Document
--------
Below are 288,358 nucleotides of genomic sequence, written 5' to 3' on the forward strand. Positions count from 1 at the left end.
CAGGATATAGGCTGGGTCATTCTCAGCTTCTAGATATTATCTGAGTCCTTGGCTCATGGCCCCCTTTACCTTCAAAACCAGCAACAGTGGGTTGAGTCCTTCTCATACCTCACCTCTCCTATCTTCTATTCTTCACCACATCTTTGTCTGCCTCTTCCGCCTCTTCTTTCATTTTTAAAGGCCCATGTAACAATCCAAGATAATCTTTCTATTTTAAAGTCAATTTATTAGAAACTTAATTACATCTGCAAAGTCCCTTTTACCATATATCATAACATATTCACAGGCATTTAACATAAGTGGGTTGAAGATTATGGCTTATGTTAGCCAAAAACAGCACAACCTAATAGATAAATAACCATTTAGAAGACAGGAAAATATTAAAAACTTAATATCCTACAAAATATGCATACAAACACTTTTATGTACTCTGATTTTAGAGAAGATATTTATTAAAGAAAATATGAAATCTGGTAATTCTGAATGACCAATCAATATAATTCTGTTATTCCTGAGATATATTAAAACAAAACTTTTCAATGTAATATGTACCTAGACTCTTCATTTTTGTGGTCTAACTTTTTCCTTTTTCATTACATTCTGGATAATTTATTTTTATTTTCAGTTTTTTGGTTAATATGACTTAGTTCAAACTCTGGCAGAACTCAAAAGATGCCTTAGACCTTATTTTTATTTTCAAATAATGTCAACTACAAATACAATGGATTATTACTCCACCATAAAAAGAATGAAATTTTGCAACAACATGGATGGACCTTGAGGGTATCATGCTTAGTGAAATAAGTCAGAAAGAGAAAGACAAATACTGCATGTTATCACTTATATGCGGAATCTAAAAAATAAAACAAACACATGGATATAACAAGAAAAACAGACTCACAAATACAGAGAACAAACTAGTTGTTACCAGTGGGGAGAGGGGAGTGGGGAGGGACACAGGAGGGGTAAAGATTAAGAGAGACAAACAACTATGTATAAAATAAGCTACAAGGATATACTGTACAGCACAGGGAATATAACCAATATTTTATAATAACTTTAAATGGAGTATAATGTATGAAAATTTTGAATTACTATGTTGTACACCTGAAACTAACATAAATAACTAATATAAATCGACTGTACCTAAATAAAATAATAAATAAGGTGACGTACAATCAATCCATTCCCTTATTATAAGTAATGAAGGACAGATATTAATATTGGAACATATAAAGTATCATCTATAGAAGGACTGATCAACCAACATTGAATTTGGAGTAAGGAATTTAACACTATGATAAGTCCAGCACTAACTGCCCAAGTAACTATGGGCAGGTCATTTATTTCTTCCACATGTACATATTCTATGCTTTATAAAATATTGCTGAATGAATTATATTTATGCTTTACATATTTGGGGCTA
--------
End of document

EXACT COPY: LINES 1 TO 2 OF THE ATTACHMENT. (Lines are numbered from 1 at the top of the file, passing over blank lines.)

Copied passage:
Below are 288,358 nucleotides of genomic sequence, written 5' to 3' on the forward strand. Positions count from 1 at the left end.
CAGGATATAGGCTGGGTCATTCTCAGCTTCTAGATATTATCTGAGTCCTTGGCTCATGGCCCCCTTTACCTTCAAAACCAGCAACAGTGGGTTGAGTCCTTCTCATACCTCACCTCTCCTATCTTCTATTCTTCACCACATCTTTGTCTGCCTCTTCCGCCTCTTCTTTCATTTTTAAAGGCCCATGTAACAATCCAAGATAATCTTTCTATTTTAAAGTCAATTTATTAGAAACTTAATTACATCTGCAAAGTCCCTTTTACCATATATCATAACATATTCACAGGCATTTAACATAAGTGGGTTGAAGATTATGGCTTATGTTAGCCAAAAACAGCACAACCTAATAGATAAATAACCATTTAGAAGACAGGAAAATATTAAAAACTTAATATCCTACAAAATATGCATACAAACACTTTTATGTACTCTGATTTTAGAGAAGATATTTATTAAAGAAAATATGAAATCTGGTAATTCTGAATGACCAATCAATATAATTCTGTTATTCCTGAGATATATTAAAACAAAACTTTTCAATGTAATATGTACCTAGACTCTTCATTTTTGTGGTCTAACTTTTTCCTTTTTCATTACATTCTGGATAATTTATTTTTATTTTCAGTTTTTTGGTTAATATGACTTAGTTCAAACTCTGGCAGAACTCAAAAGATGCCTTAGACCTTATTTTTATTTTCAAATAATGTCAACTACAAATACAATGGATTATTACTCCACCATAAAAAGAATGAAATTTTGCAACAACATGGATGGACCTTGAGGGTATCATGCTTAGTGAAATAAGTCAGAAAGAGAAAGACAAATACTGCATGTTATCACTTATATGCGGAATCTAAAAAATAAAACAAACACATGGATATAACAAGAAAAACAGACTCACAAATACAGAGAACAAACTAGTTGTTACCAGTGGGGAGAGGGGAGTGGGGAGGGACACAGGAGGGGTAAAGATTAAGAGAGACAAACAACTATGTATAAAATAAGCTACAAGGATATACTGTACAGCACAGGGAATATAACCAATATTTTATAATAACTTTAAATGGAGTATAATGTATGAAAATTTTGAATTACTATGTTGTACACCTGAAACTAACATAAATAACTAATATAAATCGACTGTACCTAAATAAAATAATAAATAAGGTGACGTACAATCAATCCATTCCCTTATTATAAGTAATGAAGGACAGATATTAATATTGGAACATATAAAGTATCATCTATAGAAGGACTGATCAACCAACATTGAATTTGGAGTAAGGAATTTAACACTATGATAAGTCCAGCACTAACTGCCCAAGTAACTATGGGCAGGTCATTTATTTCTTCCACATGTACATATTCTATGCTTTATAAAATATTGCTGAATGAATTATATTTATGCTTTACATATTTGGGGCTA